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Author: RustyMath Big red star, 1000 posts Old School Fool CAPS All Star Add to my Favorite Fools Ignore this person (you won't see their posts anymore) Number: of 12880  
Subject: Anyone else find it funny... Date: 1/17/2013 8:45 PM
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...the past several threads on this board boil down to arguments either for or against the expansion or restriction on personal freedoms. Ok, that's not the funny part. That comes from weco in one post demanding I observe his right to smoke dope all the while in the very next post he demands I must also forfeit my 2nd Amendment rights. Strange that...

Rusty
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Author: wecoguy Big gold star, 5000 posts Old School Fool Add to my Favorite Fools Ignore this person (you won't see their posts anymore) Number: 12835 of 12880
Subject: Re: Anyone else find it funny... Date: 1/17/2013 8:52 PM
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It is funny, that you want to restrict my rights to simple harmless pleasures even in my own home, where all I want is a safe environment outside my home for my kids, grandkids...

Why is it we feel safer traveling the world, back alleys, middle of the night, than we do in our own country, our own cities?

weco

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Author: RustyMath Big red star, 1000 posts Old School Fool CAPS All Star Add to my Favorite Fools Ignore this person (you won't see their posts anymore) Number: 12836 of 12880
Subject: Re: Anyone else find it funny... Date: 1/17/2013 9:10 PM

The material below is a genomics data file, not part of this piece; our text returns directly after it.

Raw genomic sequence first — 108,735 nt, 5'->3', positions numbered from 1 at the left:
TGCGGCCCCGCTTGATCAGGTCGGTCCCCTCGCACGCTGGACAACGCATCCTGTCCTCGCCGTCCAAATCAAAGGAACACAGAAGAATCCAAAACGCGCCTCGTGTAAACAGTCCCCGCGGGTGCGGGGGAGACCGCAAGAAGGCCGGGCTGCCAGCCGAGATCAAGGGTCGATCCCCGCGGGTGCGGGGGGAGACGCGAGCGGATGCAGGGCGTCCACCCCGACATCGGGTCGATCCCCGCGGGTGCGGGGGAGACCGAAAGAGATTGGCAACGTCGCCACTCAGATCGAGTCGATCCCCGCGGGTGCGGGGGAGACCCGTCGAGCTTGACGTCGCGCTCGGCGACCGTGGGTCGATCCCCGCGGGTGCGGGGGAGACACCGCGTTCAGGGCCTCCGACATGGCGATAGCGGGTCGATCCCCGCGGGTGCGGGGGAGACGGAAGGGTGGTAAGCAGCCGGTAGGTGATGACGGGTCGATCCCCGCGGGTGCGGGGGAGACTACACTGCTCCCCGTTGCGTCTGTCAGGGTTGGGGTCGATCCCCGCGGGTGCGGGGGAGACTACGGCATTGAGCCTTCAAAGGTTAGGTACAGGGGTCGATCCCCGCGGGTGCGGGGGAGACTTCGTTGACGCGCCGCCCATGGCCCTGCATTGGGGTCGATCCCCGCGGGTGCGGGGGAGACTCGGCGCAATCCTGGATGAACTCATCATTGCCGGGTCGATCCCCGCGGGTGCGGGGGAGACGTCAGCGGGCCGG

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It is funny, that you want to restrict my rights to simple harmless pleasures even in my own home...

And now you've drifted in to the world of false assumptions. You're all over the map today.

Why is it we feel safer traveling the world, back alleys, middle of the night, than we do in our own country, our own cities?

I can't speak to your irrational fears. What I do know is that the US localities with the strongest gun restrictions also suffer from the highest incidence of gun crime while localities with lax gun restrictions enjoy significantly lower crime in general and lower gun related crime specifically.

Don't feel safe in your own city? Perhaps you should move. Perhaps someplace with less gun control, you'll be much safer.

Rusty

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Author: sano Big funky green star, 20000 posts Old School Fool Add to my Favorite Fools Ignore this person (you won't see their posts anymore) Number: 12838 of 12880
Subject: Re: Anyone else find it funny... Date: 1/17/2013 9:58 PM
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That comes from weco in one post demanding I observe his right to smoke dope all the while in the very next post he demands I must also forfeit my 2nd Amendment rights.

But he'll let me keep mine, so it's cool.

Look, it's obvious what he opposes; whack jobs running around with 30 round ar's.

Nobody wants to live in a place where 13 yr olds are running around chewing khat with kalashnikovs and machetes draped over their shoulders.

Too hyperbolic?

If we didn't have a ban on full auto guns there would be a lot more events like the San Ysidro McDonalds massacre.